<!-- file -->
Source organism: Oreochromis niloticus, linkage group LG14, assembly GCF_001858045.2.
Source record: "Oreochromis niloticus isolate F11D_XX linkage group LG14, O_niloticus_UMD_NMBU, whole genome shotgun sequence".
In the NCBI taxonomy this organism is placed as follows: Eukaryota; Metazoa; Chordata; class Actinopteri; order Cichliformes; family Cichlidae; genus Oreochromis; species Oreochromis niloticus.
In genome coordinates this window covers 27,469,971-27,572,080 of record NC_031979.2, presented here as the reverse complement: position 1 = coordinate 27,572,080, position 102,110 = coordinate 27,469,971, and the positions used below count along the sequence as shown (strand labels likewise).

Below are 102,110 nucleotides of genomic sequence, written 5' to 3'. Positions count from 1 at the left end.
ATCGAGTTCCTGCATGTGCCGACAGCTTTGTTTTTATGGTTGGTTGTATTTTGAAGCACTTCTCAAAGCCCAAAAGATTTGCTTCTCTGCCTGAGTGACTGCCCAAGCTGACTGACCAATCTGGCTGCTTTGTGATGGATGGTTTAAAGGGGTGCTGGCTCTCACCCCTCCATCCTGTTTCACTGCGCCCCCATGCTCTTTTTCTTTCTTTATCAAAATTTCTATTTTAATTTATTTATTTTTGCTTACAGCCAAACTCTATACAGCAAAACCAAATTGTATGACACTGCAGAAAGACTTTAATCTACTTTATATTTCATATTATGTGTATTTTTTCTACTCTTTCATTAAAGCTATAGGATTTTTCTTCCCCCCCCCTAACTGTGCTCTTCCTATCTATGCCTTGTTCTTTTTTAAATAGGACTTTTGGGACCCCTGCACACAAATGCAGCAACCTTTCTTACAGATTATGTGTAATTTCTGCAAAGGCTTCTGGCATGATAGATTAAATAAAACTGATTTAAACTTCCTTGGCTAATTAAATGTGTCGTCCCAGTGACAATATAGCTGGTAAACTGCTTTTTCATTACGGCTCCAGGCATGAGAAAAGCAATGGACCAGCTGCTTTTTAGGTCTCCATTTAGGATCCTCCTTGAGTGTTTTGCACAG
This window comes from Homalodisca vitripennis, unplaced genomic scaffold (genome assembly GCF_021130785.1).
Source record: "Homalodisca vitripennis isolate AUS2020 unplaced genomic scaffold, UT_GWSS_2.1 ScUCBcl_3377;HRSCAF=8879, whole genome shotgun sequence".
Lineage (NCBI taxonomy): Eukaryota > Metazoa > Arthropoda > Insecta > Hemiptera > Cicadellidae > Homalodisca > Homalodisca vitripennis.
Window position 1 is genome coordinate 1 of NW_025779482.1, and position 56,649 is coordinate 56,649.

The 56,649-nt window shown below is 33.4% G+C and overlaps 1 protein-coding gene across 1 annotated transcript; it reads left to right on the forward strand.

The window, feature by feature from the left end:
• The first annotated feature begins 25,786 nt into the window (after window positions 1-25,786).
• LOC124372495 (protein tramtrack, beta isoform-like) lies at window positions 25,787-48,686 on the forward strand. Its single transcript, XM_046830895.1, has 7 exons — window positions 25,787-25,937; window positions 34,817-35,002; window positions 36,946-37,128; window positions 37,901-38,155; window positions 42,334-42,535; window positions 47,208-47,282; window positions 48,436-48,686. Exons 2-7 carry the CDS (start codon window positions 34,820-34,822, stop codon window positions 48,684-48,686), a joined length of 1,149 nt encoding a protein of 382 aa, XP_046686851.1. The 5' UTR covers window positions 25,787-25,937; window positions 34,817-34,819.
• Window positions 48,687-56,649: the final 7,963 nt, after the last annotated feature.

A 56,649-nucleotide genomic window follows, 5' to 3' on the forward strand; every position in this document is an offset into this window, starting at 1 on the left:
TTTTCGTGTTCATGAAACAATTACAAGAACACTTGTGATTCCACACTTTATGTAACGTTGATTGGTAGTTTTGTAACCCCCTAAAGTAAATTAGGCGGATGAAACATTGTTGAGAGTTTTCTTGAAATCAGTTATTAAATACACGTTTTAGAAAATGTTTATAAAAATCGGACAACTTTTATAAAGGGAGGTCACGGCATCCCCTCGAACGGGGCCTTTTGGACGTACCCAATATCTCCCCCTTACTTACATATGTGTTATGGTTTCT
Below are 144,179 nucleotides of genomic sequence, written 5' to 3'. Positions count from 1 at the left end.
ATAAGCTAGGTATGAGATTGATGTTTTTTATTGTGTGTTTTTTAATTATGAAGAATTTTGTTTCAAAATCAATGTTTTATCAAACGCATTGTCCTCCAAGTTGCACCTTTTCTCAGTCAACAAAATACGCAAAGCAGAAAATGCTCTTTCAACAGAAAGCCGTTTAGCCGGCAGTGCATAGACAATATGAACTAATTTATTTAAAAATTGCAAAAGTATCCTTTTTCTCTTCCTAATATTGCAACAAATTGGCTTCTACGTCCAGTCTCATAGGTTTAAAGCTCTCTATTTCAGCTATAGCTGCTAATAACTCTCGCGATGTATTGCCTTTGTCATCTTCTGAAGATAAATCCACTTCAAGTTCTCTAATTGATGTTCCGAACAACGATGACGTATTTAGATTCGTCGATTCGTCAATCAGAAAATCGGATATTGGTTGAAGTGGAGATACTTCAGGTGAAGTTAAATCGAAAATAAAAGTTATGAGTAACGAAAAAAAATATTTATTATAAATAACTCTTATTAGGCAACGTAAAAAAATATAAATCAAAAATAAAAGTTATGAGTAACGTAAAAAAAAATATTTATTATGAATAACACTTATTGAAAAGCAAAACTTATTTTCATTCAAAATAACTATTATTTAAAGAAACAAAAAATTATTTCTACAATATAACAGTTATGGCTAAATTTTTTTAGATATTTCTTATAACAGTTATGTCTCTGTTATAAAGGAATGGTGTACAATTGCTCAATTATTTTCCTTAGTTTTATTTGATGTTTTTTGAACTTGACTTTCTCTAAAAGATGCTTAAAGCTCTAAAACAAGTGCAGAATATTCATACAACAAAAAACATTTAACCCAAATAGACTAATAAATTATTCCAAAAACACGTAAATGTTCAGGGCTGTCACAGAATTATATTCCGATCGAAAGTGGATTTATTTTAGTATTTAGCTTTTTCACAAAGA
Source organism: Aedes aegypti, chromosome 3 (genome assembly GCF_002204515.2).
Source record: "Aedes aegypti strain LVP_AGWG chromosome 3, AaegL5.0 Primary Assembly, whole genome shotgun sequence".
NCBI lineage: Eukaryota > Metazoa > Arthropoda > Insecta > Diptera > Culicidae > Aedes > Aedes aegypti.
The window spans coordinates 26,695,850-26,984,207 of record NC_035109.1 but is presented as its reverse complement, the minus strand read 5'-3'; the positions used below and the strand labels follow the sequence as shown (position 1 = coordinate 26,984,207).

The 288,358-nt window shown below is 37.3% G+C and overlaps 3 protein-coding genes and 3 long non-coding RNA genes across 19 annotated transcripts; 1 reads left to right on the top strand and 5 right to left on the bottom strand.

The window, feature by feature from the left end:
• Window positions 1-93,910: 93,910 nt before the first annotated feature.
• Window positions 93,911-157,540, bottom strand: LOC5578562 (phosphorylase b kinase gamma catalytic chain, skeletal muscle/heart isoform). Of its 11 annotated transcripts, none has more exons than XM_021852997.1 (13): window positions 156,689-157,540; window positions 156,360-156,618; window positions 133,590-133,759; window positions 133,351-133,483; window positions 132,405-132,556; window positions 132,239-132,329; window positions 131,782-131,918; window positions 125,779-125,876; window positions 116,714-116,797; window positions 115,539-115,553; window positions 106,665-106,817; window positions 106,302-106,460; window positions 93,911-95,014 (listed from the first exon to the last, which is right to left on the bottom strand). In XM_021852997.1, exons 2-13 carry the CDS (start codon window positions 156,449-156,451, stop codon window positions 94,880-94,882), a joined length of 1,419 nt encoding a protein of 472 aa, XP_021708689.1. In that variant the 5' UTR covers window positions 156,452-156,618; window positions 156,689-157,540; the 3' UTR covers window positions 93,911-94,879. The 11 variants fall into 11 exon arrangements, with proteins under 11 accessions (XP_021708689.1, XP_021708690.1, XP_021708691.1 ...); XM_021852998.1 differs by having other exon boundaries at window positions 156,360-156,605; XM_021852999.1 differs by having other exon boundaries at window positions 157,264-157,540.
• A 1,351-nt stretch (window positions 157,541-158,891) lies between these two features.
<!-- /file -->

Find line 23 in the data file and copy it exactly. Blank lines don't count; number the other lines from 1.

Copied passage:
The window spans coordinates 26,695,850-26,984,207 of record NC_035109.1 but is presented as its reverse complement, the minus strand read 5'-3'; the positions used below and the strand labels follow the sequence as shown (position 1 = coordinate 26,984,207).